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$20Bln Caspian Project Back on Track

ALMATY, Kazakhstan -- After a bitter dispute that delayed the world's largest oil-field development project for more than a year, the government of Kazakhstan and the six-company consortium drilling the giant Kashagan deposit have reached an agreement in principle, according to senior Kazakh officials and Western oil executives.

"A deal is imminent," said one oilman familiar with the talks.

Both sides seemed hopelessly deadlocked only a month ago.

The field, whose ultimate development price tag is estimated at more than $20 billion, lies in the shallows of the northern Caspian Sea. If gas reinjection is successfully implemented, the field is expected to yield between 9 billion and 13 billion barrels of sweet, light crude, making it one of the world's top six deposits and the colossus of the Caspian region.

Kashagan lies at the heart of President Nursultan Nazarbayev's plan to have his sparsely populated country -- the size of Western Europe -- exporting 3 million barrels of crude per day by 2015. Such a volume is more than Russia exports today and would make Kazakhstan one of the world's top six exporters.

"Unless something goes very wrong, we should be signing within two weeks or so," said a senior executive with one of the members of the consortium exploiting the field.

The breakthrough, he and others said, came two weeks ago when top-level executives from the companies that are partners in the North Caspian Production-Sharing Agreement met in Kazakhstan with Prime Minister Daniyal Akhmetov and with Uzakbay Karabalin, the head of the state-owned oil company KazMunaiGaz.

The partners are AGIP, ExxonMobil, Total and Shell with 20.37 percent each, ConocoPhillips with 10.19 percent and Inpex of Japan with 8.33 percent.

The two Kazakh officials later went on record as saying an agreement in principle had been reached and the final details were being negotiated.

The operating company, AGIP KCO, submitted its development plan in December 2002.

But the government refused to approve the plan as submitted because it provided for the first commercial crude flowing in 2006, instead of 2005 as demanded by Nazarbayev in 2001, when AGIP was selected as the field's operator.

Because of the delay, the government insisted on imposing a fine of several hundred million dollars that the partners refused to pay. The talks dragged on for more than a year, further delaying the project.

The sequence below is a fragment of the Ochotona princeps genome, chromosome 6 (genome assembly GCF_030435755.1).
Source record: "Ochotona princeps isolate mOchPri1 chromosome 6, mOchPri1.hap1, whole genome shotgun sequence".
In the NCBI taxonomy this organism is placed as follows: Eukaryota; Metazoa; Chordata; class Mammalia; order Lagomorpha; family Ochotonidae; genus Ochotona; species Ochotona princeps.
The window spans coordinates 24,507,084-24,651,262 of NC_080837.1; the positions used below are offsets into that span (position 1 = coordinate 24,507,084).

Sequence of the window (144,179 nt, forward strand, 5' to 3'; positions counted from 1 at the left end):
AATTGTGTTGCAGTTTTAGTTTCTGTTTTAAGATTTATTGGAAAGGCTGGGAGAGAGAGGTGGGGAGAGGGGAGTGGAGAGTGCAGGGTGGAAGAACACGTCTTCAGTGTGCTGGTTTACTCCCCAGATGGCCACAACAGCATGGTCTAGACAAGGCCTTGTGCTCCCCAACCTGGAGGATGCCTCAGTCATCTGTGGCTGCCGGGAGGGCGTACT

"It's not too catastrophic," said the executive with one of the partners, noting that AGIP KCO had not entirely stopped work on the project. "Everyone is pretty satisfied at this point."

At the heart of the dispute was the interpretation of the PSA.

The partners said the delay was due to the exceptionally challenging field, which contains oil that is unusually deep and under extremely high pressure; contains high levels of poisonous hydrogen sulfide; and is located in shallow water covered in winter by a thick sheet of drifting ice.

They said the PSA provides clearly for the deadlines being subject to the consortium making "all reasonable efforts," a phrase that occurs 70 times in the English version of the agreement, according to people familiar with it.

The partners insisted they had acted in good faith and that the 2005 deadline was unrealistic from the start.

Government officials also held that if the consortium did not keep the deadlines it had agreed to, it should compensate the country for the loss of revenues.

Another major issue was a clause demanded by the partners providing a commitment from the government that similar demands for fines will not be made in the future in similar circumstances. According to sources close to the partners, that clause has been accepted by the government.

(The Moscow Times 16.ii.04)

 
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